My Mom Helped Me Fight Facial Expression Sexism In High School, And I'm Grateful
The grade was an “A,” but the accompanying report card comment had the sting of a ruler slapping the back of my hand. My teacher could find no fault with the work I was submitting, but my “attitude” in class was another story, he wrote. It wasn’t talking to other students, interrupting lessons or anything even involving words; instead, it was my facial expressions, which conveyed to him a lack of respect in large part due to insufficient smiling.
There’s a simpler, less formal way to summarize this: The 15-year-old me had Resting Bitch Face.
RBF, as it is most commonly known, entered mainstream vernacular in the early 2000s as a way to describe someone whose neutral facial expression conveys unintentional annoyance, contempt or irritation. The term is most often used to describe a female, and its surface-level humor hides the sexism at its core; its existence hinges on the idea that a girl or woman should appear pleasant and warm as a baseline state of being. Anything harder to read than that goes straight to “bitch.”
Fortunately for teenage me, my mom rejected this premise years before RBF was called RBF. She had always played the long game when it came to intervening on my behalf with anything school-related, realizing correctly that helicopter parents who treat every minor bump in the road like a crisis aren’t actually doing their kids any good. But this was one battle my mom was prepared to fight.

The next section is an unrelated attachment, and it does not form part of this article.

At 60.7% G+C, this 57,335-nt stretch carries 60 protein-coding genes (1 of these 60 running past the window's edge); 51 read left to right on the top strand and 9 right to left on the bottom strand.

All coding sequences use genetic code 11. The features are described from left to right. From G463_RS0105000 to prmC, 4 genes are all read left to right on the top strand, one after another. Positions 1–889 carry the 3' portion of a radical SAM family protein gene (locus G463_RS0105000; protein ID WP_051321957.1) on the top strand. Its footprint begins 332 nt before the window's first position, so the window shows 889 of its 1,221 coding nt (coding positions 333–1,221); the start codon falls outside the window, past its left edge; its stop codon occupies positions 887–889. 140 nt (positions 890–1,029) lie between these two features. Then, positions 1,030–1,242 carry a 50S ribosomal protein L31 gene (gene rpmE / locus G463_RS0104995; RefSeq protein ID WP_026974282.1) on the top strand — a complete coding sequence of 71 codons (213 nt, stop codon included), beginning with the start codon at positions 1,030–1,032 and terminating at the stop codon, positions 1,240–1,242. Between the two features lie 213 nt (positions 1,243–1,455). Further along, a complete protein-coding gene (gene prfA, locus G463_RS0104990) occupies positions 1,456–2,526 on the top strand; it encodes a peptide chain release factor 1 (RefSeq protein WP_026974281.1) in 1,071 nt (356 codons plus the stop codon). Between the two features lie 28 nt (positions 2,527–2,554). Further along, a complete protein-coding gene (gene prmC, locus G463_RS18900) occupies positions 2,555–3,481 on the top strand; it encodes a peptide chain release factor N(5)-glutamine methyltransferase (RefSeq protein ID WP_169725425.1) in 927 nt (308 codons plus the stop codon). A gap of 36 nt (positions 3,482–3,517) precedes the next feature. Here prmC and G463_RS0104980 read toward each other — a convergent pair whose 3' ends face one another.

She immediately requested a meeting between me and the teacher, and though I was dreading the conversation, she helped me see the importance of breaking down his facial expression misreads by establishing more of a personal connection. I believe she hoped to improve future interactions between me and this man – who would be teaching me again later in high school – but also make him less quick to judge a book by its unsmiling cover.
As a mom of both two girls and a boy, I see almost daily the pervasive expectations of how they are each supposed to present themselves in public. I have lost count of the number of times one of my girls has been called out (in a joking way, sure, but still called out) by teachers for not smiling when she’s greeted at school drop-off. I mean, it’s 8am, 40-something degrees and they’re all wearing face masks due to a global pandemic – would you be grinning? Interestingly, no one in the parking lot has yet commented on my son’s facial expression or lack thereof.
My mom spotted this double standard decades ago, back when my first inclination was to apologize for how my face looks at rest. The meeting she arranged wouldn’t be an admission of any wrongdoing on my part, she said, because there wasn’t any. It would be a chance for this teacher to have a one-on-one interaction with me that would paint me more three-dimensionally in his mind from then on. And she was right, as she pretty much always is (so annoying sometimes!). I ended up receiving a college recommendation letter and a prestigious school award from that same teacher at the end of high school.
I can’t imagine telling any of my kids to smile more, beyond the yearly attempt to take a family holiday card photo. They smile when they’re pleased, amused or joyful; they cry when they’re sad; they twist their faces like dragons when they’re angry; and the rest of the time their faces are just…their perfect and perfectly unique faces.
I hope my mom, an early anti-RBF crusader, will be alive to see it relegated once and for all to the slang dustbin. Meanwhile, we can all keep working on our side eye, because that is a very real and useful tool of expression that transcends gender.
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